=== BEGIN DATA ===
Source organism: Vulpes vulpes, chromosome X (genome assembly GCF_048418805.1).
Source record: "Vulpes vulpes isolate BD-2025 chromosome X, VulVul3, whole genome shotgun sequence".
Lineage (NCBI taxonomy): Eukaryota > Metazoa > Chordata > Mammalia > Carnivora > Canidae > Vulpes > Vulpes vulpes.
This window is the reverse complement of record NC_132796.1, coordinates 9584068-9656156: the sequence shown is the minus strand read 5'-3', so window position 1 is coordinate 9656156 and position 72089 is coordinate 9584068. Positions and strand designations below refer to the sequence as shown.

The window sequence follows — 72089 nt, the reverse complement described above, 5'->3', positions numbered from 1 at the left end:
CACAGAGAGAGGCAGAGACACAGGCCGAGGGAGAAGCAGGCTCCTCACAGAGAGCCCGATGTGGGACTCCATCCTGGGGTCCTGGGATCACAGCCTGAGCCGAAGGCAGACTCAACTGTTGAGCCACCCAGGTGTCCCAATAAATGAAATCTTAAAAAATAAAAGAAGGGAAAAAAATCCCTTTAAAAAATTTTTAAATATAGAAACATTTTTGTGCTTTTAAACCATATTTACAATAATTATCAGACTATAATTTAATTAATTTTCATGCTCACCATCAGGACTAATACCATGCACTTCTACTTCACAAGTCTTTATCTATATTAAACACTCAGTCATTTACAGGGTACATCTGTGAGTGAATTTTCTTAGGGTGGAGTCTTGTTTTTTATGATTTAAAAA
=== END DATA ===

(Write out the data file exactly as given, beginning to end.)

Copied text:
Source organism: Vulpes vulpes, chromosome X (genome assembly GCF_048418805.1).
Source record: "Vulpes vulpes isolate BD-2025 chromosome X, VulVul3, whole genome shotgun sequence".
Lineage (NCBI taxonomy): Eukaryota > Metazoa > Chordata > Mammalia > Carnivora > Canidae > Vulpes > Vulpes vulpes.
This window is the reverse complement of record NC_132796.1, coordinates 9584068-9656156: the sequence shown is the minus strand read 5'-3', so window position 1 is coordinate 9656156 and position 72089 is coordinate 9584068. Positions and strand designations below refer to the sequence as shown.

The window sequence follows — 72089 nt, the reverse complement described above, 5'->3', positions numbered from 1 at the left end:
CACAGAGAGAGGCAGAGACACAGGCCGAGGGAGAAGCAGGCTCCTCACAGAGAGCCCGATGTGGGACTCCATCCTGGGGTCCTGGGATCACAGCCTGAGCCGAAGGCAGACTCAACTGTTGAGCCACCCAGGTGTCCCAATAAATGAAATCTTAAAAAATAAAAGAAGGGAAAAAAATCCCTTTAAAAAATTTTTAAATATAGAAACATTTTTGTGCTTTTAAACCATATTTACAATAATTATCAGACTATAATTTAATTAATTTTCATGCTCACCATCAGGACTAATACCATGCACTTCTACTTCACAAGTCTTTATCTATATTAAACACTCAGTCATTTACAGGGTACATCTGTGAGTGAATTTTCTTAGGGTGGAGTCTTGTTTTTTATGATTTAAAAA